When you look at the chair, it appears to be leaning.
- Bent reclining mechanism that is leaning - If the mechanism is leaning, the chair will follow. This is one of the most common causes.
- Uneven padding across the top of the back or seat - also a common cause. This is a padding issue, not structural.
- Chair frame constructed out of square - When this is the case, you'll have this problem from day one. (This is not a common cause.)
- Frame listing or leaning - On older chairs, wooden frames can loosen up over time and develop leans or creaking noises.
- Floor uneven - Move the chair to several different locations within the same room. Does the chair lean in some spots, but not others? If so, the floor is uneven.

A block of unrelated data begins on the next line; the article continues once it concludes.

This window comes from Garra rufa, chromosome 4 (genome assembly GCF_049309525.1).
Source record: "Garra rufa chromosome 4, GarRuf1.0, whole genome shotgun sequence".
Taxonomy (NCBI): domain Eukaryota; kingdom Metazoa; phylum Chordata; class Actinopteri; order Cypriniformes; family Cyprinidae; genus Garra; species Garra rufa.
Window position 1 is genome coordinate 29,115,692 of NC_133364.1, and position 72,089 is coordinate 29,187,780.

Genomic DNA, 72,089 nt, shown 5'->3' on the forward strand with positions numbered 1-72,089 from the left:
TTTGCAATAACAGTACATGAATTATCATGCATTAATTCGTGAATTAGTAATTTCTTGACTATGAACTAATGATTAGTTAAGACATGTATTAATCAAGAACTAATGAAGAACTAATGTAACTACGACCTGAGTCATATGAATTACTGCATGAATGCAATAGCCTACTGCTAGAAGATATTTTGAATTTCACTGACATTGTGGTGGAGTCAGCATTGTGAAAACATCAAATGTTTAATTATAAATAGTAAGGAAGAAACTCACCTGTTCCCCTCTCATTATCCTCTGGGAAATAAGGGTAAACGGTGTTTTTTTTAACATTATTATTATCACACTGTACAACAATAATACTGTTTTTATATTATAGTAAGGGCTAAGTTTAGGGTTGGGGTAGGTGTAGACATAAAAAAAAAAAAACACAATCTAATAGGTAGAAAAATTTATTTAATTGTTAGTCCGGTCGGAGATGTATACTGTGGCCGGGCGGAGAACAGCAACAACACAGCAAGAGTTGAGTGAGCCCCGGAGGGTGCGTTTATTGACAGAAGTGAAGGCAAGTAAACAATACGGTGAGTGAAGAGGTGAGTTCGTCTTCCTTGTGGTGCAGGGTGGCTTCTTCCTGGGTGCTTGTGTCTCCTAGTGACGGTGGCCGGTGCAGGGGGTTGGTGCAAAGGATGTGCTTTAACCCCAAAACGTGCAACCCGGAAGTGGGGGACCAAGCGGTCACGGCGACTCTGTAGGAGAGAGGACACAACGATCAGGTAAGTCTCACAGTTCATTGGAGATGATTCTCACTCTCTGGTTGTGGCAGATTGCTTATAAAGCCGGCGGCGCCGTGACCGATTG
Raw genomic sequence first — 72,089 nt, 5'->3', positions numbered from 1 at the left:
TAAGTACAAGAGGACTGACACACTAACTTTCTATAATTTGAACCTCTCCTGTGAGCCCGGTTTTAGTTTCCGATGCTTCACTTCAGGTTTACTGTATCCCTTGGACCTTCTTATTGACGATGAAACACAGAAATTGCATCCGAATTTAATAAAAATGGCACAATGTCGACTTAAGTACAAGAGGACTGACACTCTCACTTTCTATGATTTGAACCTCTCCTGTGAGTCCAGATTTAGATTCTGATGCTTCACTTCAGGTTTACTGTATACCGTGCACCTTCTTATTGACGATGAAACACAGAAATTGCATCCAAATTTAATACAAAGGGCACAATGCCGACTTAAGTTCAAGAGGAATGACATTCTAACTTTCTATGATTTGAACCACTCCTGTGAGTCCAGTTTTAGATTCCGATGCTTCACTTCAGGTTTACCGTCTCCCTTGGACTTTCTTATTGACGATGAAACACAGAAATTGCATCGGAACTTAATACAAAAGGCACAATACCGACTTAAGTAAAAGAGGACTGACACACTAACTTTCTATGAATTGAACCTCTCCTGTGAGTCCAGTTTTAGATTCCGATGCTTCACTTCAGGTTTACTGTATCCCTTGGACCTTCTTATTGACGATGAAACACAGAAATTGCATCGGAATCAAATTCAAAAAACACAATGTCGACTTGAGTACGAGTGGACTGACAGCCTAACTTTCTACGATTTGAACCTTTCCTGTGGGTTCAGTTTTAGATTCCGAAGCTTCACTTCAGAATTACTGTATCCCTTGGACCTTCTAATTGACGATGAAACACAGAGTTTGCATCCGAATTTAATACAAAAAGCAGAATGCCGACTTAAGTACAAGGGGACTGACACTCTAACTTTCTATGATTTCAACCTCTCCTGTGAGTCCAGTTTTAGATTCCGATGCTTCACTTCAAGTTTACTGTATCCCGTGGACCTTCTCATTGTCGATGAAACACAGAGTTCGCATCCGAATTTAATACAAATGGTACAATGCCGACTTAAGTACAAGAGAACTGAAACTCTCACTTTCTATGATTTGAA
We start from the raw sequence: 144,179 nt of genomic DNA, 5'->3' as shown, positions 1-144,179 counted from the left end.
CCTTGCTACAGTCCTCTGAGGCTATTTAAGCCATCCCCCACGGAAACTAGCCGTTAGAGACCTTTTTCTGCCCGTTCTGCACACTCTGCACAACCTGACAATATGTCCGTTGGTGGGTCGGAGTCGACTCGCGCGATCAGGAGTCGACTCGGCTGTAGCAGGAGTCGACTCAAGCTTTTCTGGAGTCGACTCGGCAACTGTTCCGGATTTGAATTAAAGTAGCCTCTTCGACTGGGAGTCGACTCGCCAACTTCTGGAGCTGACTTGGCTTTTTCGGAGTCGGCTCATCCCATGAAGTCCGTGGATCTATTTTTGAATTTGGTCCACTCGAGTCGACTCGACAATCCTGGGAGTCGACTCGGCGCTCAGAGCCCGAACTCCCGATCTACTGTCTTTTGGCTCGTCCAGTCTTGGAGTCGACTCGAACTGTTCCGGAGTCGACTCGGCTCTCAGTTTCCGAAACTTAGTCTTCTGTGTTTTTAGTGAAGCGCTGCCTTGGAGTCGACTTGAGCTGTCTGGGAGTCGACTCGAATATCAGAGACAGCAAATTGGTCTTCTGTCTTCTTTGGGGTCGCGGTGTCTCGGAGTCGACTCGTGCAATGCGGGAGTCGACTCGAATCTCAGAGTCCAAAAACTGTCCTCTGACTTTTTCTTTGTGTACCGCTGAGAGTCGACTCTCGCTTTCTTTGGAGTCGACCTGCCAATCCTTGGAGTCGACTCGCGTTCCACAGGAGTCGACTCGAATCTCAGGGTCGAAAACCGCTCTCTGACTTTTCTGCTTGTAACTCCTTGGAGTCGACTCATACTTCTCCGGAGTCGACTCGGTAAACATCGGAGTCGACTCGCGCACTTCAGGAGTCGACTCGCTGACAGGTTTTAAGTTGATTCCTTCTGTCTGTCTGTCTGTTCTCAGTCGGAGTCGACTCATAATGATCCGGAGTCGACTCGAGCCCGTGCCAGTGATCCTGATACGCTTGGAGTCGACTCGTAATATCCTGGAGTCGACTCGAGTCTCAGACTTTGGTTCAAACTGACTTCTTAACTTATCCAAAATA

- My seat is sinking / I feel like I'm leaning when seated.
- My back hurts, the chair is no longer comfortable.
- It feels like there's a hole in the seat.
If there's a "hole" today that wasn't there yesterday, it's probably a broken seat spring or webbing.
Solution: Roll the chair over to have a look at the springs under the seat. If any are broken, you'll see them hanging down or poking through the dust cover. Have a tech replace or reattach springs as necessary.
Problems With Operation
- The reclining mechanism binds or gets stuck during operation.
Solution: Roll the chair over and look for objects caught in the mechanism: toys, etc. No obstructions? Have a repair tech repair your mechanism.
- The footrest leans when the recliner is open.
- All footrests on my reclining sofa (or loveseat) strike the carpet before closing.
Solution: If your unit has adjustable floor glides, raise them along the front floor rail of the unit. If you have none, place a tall leg cup under each glide.